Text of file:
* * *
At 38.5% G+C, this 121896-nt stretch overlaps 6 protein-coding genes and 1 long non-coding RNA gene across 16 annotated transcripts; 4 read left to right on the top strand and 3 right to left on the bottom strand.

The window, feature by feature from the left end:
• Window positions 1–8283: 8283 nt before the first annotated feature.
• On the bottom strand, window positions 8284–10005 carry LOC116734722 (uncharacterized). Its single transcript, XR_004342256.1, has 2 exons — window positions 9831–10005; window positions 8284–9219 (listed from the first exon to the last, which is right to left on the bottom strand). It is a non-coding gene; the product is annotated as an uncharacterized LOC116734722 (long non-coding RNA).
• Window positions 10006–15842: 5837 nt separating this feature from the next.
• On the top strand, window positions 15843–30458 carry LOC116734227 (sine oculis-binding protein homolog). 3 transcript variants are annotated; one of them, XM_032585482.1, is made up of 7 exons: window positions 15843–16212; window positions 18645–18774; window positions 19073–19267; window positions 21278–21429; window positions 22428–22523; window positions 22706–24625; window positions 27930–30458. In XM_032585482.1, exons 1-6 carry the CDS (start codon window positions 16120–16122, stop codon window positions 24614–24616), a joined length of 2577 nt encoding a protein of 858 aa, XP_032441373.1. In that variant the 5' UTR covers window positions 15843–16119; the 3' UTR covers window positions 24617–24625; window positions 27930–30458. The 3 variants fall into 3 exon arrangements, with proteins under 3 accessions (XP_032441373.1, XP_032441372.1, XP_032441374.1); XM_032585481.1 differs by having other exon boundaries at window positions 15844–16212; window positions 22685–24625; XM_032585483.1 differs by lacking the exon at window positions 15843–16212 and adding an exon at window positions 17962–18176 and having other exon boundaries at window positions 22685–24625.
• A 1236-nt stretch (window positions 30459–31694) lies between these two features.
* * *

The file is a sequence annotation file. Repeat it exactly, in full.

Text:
At 38.5% G+C, this 121896-nt stretch overlaps 6 protein-coding genes and 1 long non-coding RNA gene across 16 annotated transcripts; 4 read left to right on the top strand and 3 right to left on the bottom strand.

The window, feature by feature from the left end:
• Window positions 1–8283: 8283 nt before the first annotated feature.
• On the bottom strand, window positions 8284–10005 carry LOC116734722 (uncharacterized). Its single transcript, XR_004342256.1, has 2 exons — window positions 9831–10005; window positions 8284–9219 (listed from the first exon to the last, which is right to left on the bottom strand). It is a non-coding gene; the product is annotated as an uncharacterized LOC116734722 (long non-coding RNA).
• Window positions 10006–15842: 5837 nt separating this feature from the next.
• On the top strand, window positions 15843–30458 carry LOC116734227 (sine oculis-binding protein homolog). 3 transcript variants are annotated; one of them, XM_032585482.1, is made up of 7 exons: window positions 15843–16212; window positions 18645–18774; window positions 19073–19267; window positions 21278–21429; window positions 22428–22523; window positions 22706–24625; window positions 27930–30458. In XM_032585482.1, exons 1-6 carry the CDS (start codon window positions 16120–16122, stop codon window positions 24614–24616), a joined length of 2577 nt encoding a protein of 858 aa, XP_032441373.1. In that variant the 5' UTR covers window positions 15843–16119; the 3' UTR covers window positions 24617–24625; window positions 27930–30458. The 3 variants fall into 3 exon arrangements, with proteins under 3 accessions (XP_032441373.1, XP_032441372.1, XP_032441374.1); XM_032585481.1 differs by having other exon boundaries at window positions 15844–16212; window positions 22685–24625; XM_032585483.1 differs by lacking the exon at window positions 15843–16212 and adding an exon at window positions 17962–18176 and having other exon boundaries at window positions 22685–24625.
• A 1236-nt stretch (window positions 30459–31694) lies between these two features.